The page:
Max Blue / Historic Teams
FORTY THOUSAND PITCHES
By Max Blue
One hundred sixty two games æ no playoffs for the 2002 Phillies , enough is enough æ 250 pitches per game more or less . . . forty thousand pitches. Forty thousand pitches, and God help me, from my comfortable chair right behind the mound, I watched them all. Four seam fastball, two seam fastball, curve ball, slide ball, circle change, straight change, knuckle curve, bow tie, high and tight, low and away, dirt ball, cookie, fat pitch, wild pitch æ plenty of those, we led the league . . . I saw them all. And I listened æ I didn¹t have to listen, I could have hit the mute, but I listened, even though I knew what they were going to say : "so and so likes to get his arms extended" . . . "right down the middle for a ball" . . . "he likes the ball middle-in." I watched and I listened, I couldn¹t help myself, even those games in Detroit, Cleveland, and Baltimore where they employ the worst threat to civilization to come out of the twentieth century æ the designated hitter (the bile rises in my throat to write those two ugly words) æ no use trying to disguise it with code, I know what DH means. It means damned hard, as in damned hard to take. Maybe the Baseball Guru should run a contest on the true meaning of DH æ disgusting habit?
It¹s hard not to learn something about your guys when you watch that many pitches. You get to know that Doug Glanville can¹t lay off that low and away slider, and that it helps not a bit to yell, "don¹t do it, Dougie." You wake up in a cold sweat at the image of Jimmie Rollins jumping out of his shoes flailing at high cheese. You learn that Pat Burrell can hit a 98 mph fast ball about three city blocks, or at least a country mile, and if he would cut down on his swing with two strikes on him he would hit about 50 points higher. But you also learn that Pat Burrell ain¹t cuttin¹ down on his swing for nobody, no way, no how, and that when he gets a few years older he will be pulling chest muscles from all that whoosh. You wonder why the rest of the team don¹t learn something from Bobby Abreu and Jeremy Giambi about working the count, since they have on base percentages over .400 and nobody else is close. You learn to live without Scott Rolen æ don¹t get me started on Rolen. It¹s too late, I¹m already started æ for five years this guy has been playing third base like nobody could believe, even Mike Schmidt who won nine gold gloves at third for the Phillies, says he couldn¹t carry Rolen¹s glove. When he was a rookie I wrote a story about Rolen called "Wonder Pup, the Sunshine of Hope," I loved him, and several million people around the Delaware valley loved him as well æ he was the ultimate blue-collar ballplayer, he made Charlie Hustle look like a slacker. And then last summer something happened, nobody knows for sure what, but it seemed to start when Dallas Green made some snotty remarks about Rolen on a local talk radio show. The next thing we hear is that Rolen is starting to make demands on Phillies¹ management which he must have learned from Curt Schilling the year before . . . "Don¹t be so cheap, go out and sign some free-agents, I want to play for a winner."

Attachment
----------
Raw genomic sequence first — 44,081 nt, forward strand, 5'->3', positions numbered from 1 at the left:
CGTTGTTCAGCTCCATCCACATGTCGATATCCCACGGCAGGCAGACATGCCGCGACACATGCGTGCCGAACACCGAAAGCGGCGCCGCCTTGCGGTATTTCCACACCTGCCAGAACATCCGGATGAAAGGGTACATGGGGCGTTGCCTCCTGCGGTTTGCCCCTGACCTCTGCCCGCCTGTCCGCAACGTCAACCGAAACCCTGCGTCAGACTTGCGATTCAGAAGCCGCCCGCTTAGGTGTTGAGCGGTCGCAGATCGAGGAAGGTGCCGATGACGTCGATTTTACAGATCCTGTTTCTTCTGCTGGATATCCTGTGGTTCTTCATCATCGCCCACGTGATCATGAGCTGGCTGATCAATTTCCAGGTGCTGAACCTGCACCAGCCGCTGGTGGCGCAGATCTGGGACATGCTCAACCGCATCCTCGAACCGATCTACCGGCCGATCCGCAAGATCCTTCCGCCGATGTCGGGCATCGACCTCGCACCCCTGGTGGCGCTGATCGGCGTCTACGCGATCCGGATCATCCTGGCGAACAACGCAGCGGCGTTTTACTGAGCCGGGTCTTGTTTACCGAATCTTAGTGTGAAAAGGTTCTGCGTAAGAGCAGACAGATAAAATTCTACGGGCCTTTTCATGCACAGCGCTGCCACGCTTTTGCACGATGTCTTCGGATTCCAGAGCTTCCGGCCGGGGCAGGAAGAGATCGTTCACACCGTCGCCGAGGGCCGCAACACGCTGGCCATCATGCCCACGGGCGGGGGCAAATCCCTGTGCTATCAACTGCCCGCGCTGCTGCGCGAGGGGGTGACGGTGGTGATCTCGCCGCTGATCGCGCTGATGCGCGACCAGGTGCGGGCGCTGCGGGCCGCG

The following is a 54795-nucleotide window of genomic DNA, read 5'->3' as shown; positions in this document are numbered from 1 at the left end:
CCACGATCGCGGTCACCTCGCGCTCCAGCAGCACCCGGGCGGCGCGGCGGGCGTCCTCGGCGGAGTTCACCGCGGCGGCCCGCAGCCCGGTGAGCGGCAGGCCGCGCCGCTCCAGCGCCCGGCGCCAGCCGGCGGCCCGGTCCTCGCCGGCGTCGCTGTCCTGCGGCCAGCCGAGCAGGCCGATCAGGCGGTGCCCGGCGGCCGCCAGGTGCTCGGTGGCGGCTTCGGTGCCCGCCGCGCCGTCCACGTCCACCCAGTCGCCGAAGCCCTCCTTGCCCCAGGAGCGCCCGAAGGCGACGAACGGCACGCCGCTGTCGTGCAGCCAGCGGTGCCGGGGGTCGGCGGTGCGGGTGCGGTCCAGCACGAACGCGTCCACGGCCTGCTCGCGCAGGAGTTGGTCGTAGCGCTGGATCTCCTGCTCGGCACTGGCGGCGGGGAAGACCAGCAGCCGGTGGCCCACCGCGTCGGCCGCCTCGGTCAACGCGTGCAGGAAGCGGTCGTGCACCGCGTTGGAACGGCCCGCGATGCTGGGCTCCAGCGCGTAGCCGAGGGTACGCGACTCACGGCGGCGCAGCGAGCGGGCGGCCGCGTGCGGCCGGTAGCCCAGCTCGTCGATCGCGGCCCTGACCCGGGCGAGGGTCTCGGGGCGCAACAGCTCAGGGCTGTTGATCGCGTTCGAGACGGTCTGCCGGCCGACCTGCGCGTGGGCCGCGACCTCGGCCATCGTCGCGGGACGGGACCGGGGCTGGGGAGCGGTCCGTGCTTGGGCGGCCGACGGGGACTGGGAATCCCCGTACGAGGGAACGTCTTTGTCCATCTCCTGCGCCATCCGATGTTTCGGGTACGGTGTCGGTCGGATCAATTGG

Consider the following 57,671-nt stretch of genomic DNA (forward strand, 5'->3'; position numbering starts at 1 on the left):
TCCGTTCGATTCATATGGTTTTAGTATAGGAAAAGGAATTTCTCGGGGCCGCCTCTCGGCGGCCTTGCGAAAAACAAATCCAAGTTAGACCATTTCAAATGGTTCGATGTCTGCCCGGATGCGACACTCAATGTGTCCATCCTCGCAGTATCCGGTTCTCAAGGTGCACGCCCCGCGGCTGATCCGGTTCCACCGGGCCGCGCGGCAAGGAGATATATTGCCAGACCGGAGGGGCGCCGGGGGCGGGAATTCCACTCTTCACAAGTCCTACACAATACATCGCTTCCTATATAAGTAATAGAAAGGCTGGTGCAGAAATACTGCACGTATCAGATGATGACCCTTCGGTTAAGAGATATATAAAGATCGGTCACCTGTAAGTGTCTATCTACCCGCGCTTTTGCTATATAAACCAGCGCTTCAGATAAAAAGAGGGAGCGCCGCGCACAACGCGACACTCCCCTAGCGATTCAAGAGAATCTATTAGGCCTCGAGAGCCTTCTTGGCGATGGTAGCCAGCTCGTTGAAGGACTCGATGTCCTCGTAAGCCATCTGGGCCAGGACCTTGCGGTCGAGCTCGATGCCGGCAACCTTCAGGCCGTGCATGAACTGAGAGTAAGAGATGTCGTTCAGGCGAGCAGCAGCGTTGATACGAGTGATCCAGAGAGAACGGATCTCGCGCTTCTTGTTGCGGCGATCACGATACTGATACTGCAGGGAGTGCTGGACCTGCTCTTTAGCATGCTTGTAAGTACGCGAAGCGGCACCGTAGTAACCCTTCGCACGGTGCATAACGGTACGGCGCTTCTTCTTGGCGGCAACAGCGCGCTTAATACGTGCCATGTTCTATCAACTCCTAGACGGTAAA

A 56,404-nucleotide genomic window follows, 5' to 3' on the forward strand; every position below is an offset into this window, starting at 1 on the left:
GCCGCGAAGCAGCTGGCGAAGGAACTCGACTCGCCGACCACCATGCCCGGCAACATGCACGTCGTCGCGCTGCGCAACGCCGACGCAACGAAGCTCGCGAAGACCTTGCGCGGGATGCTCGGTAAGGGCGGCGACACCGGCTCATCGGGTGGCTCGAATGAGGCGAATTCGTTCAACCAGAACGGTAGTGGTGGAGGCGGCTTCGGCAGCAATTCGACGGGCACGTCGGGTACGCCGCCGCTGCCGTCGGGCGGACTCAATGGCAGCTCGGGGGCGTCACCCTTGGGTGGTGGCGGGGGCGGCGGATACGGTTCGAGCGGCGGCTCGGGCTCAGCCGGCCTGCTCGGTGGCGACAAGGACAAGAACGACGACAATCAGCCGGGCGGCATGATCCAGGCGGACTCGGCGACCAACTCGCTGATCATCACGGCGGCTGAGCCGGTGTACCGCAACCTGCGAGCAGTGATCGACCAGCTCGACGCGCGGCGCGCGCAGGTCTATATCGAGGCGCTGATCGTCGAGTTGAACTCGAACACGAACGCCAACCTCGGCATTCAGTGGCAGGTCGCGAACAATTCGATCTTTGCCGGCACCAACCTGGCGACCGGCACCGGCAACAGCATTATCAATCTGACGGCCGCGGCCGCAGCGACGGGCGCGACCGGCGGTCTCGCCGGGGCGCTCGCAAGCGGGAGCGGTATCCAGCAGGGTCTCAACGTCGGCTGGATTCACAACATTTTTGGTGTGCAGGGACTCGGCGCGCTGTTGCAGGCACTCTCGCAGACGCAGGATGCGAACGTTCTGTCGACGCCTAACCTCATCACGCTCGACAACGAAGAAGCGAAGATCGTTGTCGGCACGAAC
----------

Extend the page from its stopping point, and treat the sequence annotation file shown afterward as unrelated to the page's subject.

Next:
. . . I wonder how guys like Schilling and Rolen can face their teammates when they start making public cracks like that? No wonder the word leaks out that Rolen is considered a cancer in the locker room. I wonder how guys like Schilling and Rolen can so easily discard the love and adulation bestowed on them by millions of people, to say nothing of their place in the 100 year history of the team.
So the Wonder Pup is gone, and I have to explain to my 8-year-old grandson why his favorite player has jumped to the St. Louis Cardinals. And I, along with all the rest, have to face another bleak example of the depressing dictum that only selfishness motivates human actions when the first thing we hear after the trade is that Rolen is talking about going to baseball heaven in St. Louis after escaping a different fate in Philadelphia.
And what is to save us from this melancholy sewer of cynicism? Forty thousand pitches. Somebody is still swinging the bats, somebody is still going from first to third, some little kid is still sitting beyond the left field wall calling "hit it to me, Jimmy, hit it to me."
Get a life you say? I have a life, thank you very much.
Glassboro, New Jersey
October 15, 2002